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Meet our 2017 Harman Hero: Daniel DiPinto

Nothing quite so fills our hearts, eyes, and hopes as the people who selflessly serve our country and communities, from military members to emergency and first responders. That’s why last November—Military Family Appreciation Month—we put out a call to nominate a hero or enter to win a chance at a free installation of the Harman Allure50, as a thank you for their selfless sacrifices and contributions to the community.

The response was overwhelming. Not only did we receive tons of entries, but the stories we received about selfless, compassionate and brave military members and first responders were not only touching, but filled with ingenuity and pride, which re-inspires us to continue to not only produce great products but also to go out and make the world a better place.

It wasn’t easy to choose, but ultimately we partnered with Rella Coal, American Panel Hearth, Duravent and Energex to install an Allure50 at the home of volunteer assistant fire chief Daniel DiPinto and his wife, Kim, in the Brookhaven Hamlet of Long Island in New York.

The Harman Allure50 Winner

“I was definitely surprised when I got the email that I won. I was ecstatic. I felt like the father in A Christmas Story, you know?” DiPinto says.

DiPinto spends his days as an employee for the New York State Parks system, but is on call 24/7 as an assistant chief of the all-volunteer fire department. Volunteer firefighting is simply “in the blood,” 33-year-old DiPinto says.

“My father joined the fire department when I was born in 1984, and I basically grew up in the firehouse,” he says. “My dad always says, if you want to help the community, join the department.”

In fact, DiPinto’s father made the national news and was honored at a Jets game after a particularly timely save. While getting ready for bed, he heard a car crash and ran outside. The first person confirmed they were all right, but the second was stuck in their vehicle, on train tracks. Daniel’s father was able to pull them from the car just moments before a train totaled it.

The Volunteer Firefighter Lifestyle

DiPinto joined his father and brother in the firehouse at a pivotal time in first responder services—right before 9/11. “That was a big turning point for the fire service and our departments,” he says. “Trainings got a lot harder, more time had to be devoted to it, and the community started to see that the amount of times the trucks went in and out of their neighborhoods.” In fact, calls nearly doubled in yearly volume—the volunteer staff now responds to about 700 calls a year, from house fires to car accidents to accidental alarms.

But the sheer volume of work to be done didn’t deter DiPinto. In 2014, he decided to move up the ranks, starting as lieutenant. In 2016, he became the captain, and in 2017 he was named the second assistant chief.

Close calls have continued to fuel his fire for volunteerism. “Years ago, I was called to a car accident, where only one person was involved. He was unconscious in the car and we had to cut him out with the Jaws of Life. We removed him from the vehicle, administered CPR, and he ended up living, thank God, and thanks to the quick action by us and the EMTs. It was unbelievable.” But, DiPinto adds, not everyone has to become an on-call firefighter to make a difference in the community. “There’s never an abundance of volunteers. The biggest thing is that you have to make the commitment and take that extra step. Any little bit helps out.”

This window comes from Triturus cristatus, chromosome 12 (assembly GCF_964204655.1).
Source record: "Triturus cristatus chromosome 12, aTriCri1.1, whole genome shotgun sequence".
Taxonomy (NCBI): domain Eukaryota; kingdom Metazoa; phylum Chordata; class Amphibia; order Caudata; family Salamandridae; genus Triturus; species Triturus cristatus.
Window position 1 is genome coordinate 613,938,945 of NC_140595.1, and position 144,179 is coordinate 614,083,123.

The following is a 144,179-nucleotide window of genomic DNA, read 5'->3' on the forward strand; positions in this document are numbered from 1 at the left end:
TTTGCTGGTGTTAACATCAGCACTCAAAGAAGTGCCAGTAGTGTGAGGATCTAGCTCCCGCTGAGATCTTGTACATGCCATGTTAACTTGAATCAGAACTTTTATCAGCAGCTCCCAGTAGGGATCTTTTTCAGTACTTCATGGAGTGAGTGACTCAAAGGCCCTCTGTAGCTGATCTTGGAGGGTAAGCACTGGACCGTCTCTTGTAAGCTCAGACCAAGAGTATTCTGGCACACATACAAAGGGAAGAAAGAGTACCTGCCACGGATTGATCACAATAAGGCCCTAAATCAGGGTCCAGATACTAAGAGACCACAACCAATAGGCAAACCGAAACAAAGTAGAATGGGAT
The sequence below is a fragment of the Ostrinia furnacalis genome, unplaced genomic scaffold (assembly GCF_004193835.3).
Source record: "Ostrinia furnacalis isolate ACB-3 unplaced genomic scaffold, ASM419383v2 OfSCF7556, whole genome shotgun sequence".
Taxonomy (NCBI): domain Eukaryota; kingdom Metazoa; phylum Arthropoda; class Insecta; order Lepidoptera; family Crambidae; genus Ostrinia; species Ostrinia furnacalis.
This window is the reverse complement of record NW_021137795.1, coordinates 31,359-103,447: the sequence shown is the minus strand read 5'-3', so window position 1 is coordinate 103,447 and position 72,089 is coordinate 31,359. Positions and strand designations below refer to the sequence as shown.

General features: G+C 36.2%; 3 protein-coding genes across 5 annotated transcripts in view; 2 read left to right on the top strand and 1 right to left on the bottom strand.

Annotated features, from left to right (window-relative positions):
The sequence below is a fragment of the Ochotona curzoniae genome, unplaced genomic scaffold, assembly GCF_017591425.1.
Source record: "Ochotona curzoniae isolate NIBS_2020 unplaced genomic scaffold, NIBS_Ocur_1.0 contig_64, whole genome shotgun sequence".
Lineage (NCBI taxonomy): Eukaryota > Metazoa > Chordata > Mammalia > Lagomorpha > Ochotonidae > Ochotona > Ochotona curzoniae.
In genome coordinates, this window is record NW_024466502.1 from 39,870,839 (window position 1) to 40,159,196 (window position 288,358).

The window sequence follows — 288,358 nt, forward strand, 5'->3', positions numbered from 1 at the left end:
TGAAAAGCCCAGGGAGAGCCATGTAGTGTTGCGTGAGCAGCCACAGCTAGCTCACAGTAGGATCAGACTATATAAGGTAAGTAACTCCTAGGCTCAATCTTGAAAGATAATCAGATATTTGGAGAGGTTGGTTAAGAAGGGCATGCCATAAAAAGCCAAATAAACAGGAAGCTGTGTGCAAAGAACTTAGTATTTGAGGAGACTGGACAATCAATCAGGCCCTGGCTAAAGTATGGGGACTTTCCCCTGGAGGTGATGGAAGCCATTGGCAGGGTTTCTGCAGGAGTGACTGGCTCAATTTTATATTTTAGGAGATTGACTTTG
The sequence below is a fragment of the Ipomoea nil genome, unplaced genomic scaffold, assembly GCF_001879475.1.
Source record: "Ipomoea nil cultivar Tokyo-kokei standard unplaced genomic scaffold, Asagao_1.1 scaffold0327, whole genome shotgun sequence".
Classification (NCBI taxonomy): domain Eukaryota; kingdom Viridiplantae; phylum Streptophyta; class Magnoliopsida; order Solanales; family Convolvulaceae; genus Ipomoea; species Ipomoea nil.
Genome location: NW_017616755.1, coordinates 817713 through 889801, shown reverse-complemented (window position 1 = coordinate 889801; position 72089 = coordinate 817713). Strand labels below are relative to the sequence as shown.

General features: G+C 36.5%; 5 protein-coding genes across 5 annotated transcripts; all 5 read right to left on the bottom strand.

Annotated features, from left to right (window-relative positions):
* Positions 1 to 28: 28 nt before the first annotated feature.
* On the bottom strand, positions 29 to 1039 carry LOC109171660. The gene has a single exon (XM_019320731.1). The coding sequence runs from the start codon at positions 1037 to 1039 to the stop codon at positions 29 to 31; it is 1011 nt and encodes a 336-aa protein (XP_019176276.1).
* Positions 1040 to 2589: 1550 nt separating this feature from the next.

Harman Helps a Helper

Daniel and his wife, Kim, purchased their home—next door to Daniel’s parents—in October of 2016. “We were so lucky, we got a great deal on the house. We were looking to buy and he was looking to leave, so we made an agreement. The house needs fixing up, the windows are drafty, and the other night a pipe burst on me,” he says. “My wife works a normal 9-5 and we live paycheck to paycheck with what the taxes are on Long Island. But we make it our home, and as nice as we can. This is such a huge help with heating and oil costs.”

Rella Coal was phenomenal from start to finish, donating their time and being complete hearth professionals,” says Karen Smeltz, brand director at Harman. “We are very proud to have the Harman brand so well represented by Jonathan, Anne Marie and the entire team at Rella Coal. The install looks terrific and was very well organized.”

Jonathan’s enthusiasm was evident. “As soon as I hear about the Hero Giveaway, my eyes got big and bright and I said, Sign me up! Karen could call me today and I’d do it again,” he says. “It takes a certain amount of guts, going into someone’s burning house while they’re running out.”

“It’s nice to hear about the gratitude,” DiPinto says. “I’d like to think we’re the heart of the community—if there’s an issue, we’re going to be the ones to come and provide aid on someone’s worst day. It’s a big responsibility, but it makes you feel happy and proud to help.”

We were happy to give back by helping Daniel and Kim get the right heat for their home. Fueling a tight-knit community, keeping homes and hearts warm, and helping a helper—that’s what the Harman brand is all about.

"The Harman family does a great job; to give back they way they do is unbelievable,” DiPinto says. “It’s definitely a family oriented company. They make you feel like you are one of them.”